Thursday, February 3, 2011

The Court Of The Air by Stephen Hunt

The Court Of The Air is sprawling. Ambitious. Epic.

It's also too damn long.

The Court Of The Air is actually two novels joined together. In most places, the seams are invisible and pleasing. In a few, the sutures are done by a nearsighted doctor of philosophy with a nervous tic and a welder. The resulting book is not unpleasant, but could have used a team of editors to cut it down to a manageable size.

The nation of Jackals exists thousands of years in the future. Following a world-wide cataclysm, man has struggled back to level of technology best described as a steampunk ideal: Jackals is filled with dirigibles and carriages. Leather and brass abound. Orphans and chimneysweeps and mad professors rub elbows in the sooty streets. Mr Hunt creates a world that is alive with Victorian contradictions, and it is in describing this world and how it almost ended that The Court Of The Air delivers its best moments. He has an absolute gift for imagining a parallel evolution.

The other novel details how a pair of orphans were used by The Forces Of Good(TM) to protect the world from an attack by The Forces Of Evil(C). You've already read this one fifty times, and it includes all the standard elements- breathless action, frantic chases, a beautiful girl, heroes who suffer injury and concussion and loss and betrayal and are still ready to do more. There is even a megalomaniac leader who helpfully details all his plans to the heroine.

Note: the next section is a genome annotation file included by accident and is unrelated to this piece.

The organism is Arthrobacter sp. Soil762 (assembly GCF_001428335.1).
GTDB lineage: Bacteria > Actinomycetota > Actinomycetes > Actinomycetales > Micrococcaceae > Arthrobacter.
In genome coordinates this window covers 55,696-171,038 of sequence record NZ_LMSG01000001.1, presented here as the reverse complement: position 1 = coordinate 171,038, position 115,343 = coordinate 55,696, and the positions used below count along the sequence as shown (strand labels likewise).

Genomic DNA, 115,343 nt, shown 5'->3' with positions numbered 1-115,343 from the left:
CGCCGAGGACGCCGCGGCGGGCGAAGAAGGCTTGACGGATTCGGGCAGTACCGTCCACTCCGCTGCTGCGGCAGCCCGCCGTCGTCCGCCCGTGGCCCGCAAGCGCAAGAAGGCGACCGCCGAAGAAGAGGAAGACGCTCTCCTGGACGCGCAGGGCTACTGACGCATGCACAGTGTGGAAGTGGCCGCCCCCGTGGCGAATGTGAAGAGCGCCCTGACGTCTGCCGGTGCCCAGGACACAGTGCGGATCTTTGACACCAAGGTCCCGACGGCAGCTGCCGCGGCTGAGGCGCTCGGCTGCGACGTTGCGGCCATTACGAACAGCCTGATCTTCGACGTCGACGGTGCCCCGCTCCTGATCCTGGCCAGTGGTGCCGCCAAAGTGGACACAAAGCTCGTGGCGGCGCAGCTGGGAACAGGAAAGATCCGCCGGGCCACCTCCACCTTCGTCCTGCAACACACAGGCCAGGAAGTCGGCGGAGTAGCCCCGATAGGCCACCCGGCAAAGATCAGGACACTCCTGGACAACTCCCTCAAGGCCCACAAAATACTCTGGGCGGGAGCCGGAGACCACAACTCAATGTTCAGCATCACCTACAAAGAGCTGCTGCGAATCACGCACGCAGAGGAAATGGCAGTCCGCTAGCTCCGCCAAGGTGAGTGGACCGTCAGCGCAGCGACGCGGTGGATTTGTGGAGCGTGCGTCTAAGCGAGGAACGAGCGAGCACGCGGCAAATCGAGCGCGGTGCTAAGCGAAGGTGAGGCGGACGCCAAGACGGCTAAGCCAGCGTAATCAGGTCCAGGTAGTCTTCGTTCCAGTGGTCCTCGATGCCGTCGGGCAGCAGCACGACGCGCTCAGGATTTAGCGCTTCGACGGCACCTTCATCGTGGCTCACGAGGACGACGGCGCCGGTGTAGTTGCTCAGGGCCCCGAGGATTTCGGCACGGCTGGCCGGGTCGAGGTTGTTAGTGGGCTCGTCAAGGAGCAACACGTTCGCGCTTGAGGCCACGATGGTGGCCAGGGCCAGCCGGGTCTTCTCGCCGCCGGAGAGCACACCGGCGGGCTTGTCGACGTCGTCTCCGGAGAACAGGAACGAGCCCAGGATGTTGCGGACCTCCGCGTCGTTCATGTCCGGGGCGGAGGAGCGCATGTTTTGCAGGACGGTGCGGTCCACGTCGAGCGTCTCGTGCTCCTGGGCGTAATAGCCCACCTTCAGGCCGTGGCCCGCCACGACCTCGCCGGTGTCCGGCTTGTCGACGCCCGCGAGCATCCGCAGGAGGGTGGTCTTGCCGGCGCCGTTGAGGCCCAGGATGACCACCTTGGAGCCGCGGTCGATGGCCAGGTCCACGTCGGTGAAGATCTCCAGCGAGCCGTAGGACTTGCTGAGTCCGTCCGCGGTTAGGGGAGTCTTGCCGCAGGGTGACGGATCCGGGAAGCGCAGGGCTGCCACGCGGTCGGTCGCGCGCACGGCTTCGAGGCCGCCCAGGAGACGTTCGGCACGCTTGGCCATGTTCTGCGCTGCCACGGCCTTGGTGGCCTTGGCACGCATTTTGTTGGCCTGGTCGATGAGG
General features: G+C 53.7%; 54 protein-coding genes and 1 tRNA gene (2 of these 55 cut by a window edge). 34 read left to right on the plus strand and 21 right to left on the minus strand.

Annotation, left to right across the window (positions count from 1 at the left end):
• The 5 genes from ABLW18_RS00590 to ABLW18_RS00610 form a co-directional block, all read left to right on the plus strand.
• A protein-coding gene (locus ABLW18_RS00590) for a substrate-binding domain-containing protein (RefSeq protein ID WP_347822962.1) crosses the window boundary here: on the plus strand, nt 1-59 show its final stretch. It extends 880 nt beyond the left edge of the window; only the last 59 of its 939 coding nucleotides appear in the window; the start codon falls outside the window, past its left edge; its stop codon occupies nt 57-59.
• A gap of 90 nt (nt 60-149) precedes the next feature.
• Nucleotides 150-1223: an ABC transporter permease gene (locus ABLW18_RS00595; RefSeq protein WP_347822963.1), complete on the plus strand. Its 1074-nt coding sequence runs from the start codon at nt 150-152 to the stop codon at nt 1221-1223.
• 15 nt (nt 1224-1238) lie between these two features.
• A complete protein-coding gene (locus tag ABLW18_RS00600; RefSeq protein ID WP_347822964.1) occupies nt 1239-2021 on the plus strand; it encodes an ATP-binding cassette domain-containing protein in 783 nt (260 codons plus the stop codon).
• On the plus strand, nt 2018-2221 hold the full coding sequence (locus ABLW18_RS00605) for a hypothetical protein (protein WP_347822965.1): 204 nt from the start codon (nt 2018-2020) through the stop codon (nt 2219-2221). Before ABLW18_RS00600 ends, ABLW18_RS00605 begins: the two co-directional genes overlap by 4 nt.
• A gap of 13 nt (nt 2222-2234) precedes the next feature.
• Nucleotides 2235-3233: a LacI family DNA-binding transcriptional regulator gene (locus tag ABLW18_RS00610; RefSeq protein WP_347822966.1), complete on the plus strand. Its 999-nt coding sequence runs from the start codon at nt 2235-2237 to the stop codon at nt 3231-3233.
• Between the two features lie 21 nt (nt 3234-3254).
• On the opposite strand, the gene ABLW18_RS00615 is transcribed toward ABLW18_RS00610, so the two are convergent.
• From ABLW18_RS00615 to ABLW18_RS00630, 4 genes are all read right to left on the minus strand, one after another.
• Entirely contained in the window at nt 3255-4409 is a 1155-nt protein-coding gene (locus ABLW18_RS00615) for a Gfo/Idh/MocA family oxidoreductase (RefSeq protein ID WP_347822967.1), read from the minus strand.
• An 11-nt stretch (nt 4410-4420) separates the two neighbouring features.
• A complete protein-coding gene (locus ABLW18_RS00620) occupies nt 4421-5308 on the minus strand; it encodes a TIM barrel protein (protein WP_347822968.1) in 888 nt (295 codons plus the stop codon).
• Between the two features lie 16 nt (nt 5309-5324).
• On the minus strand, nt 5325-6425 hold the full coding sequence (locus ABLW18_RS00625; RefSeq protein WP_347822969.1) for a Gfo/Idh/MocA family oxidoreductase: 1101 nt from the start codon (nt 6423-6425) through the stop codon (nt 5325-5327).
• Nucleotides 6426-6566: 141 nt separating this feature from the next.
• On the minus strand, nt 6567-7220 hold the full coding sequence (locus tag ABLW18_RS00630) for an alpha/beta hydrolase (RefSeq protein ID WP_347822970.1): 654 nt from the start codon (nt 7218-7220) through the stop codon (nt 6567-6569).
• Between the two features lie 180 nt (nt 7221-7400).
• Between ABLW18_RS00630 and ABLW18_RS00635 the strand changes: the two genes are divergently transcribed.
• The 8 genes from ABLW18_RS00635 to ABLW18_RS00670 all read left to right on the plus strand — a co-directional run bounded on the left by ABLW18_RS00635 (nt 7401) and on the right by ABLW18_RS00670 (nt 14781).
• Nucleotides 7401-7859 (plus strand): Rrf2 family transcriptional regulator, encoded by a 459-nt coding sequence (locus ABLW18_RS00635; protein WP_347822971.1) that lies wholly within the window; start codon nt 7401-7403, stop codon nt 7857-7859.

Hits include the Steammen Free State and all its inhabitants. Very original and fascinating. Also, Mr Hunt brings the best parody of socialist and communist thought since Atlas Shrugged.

Misses include use of the phrase "the disreputable Harry Stave" repeatedly. Not in dialogue, in narration, at least ten times.

I have read a bit in my time, and I'm not one of those lightweights who think Dr Seuss is 'too wordy'. At 582 pages (in this edition), The Court Of The Air could have been half as long and been a shining 5-star tale. As it is, the soul-crushing length, meandering story, and lack of a strong editor makes it three-and-a-half.

(Side note: Gypsi disagrees.)

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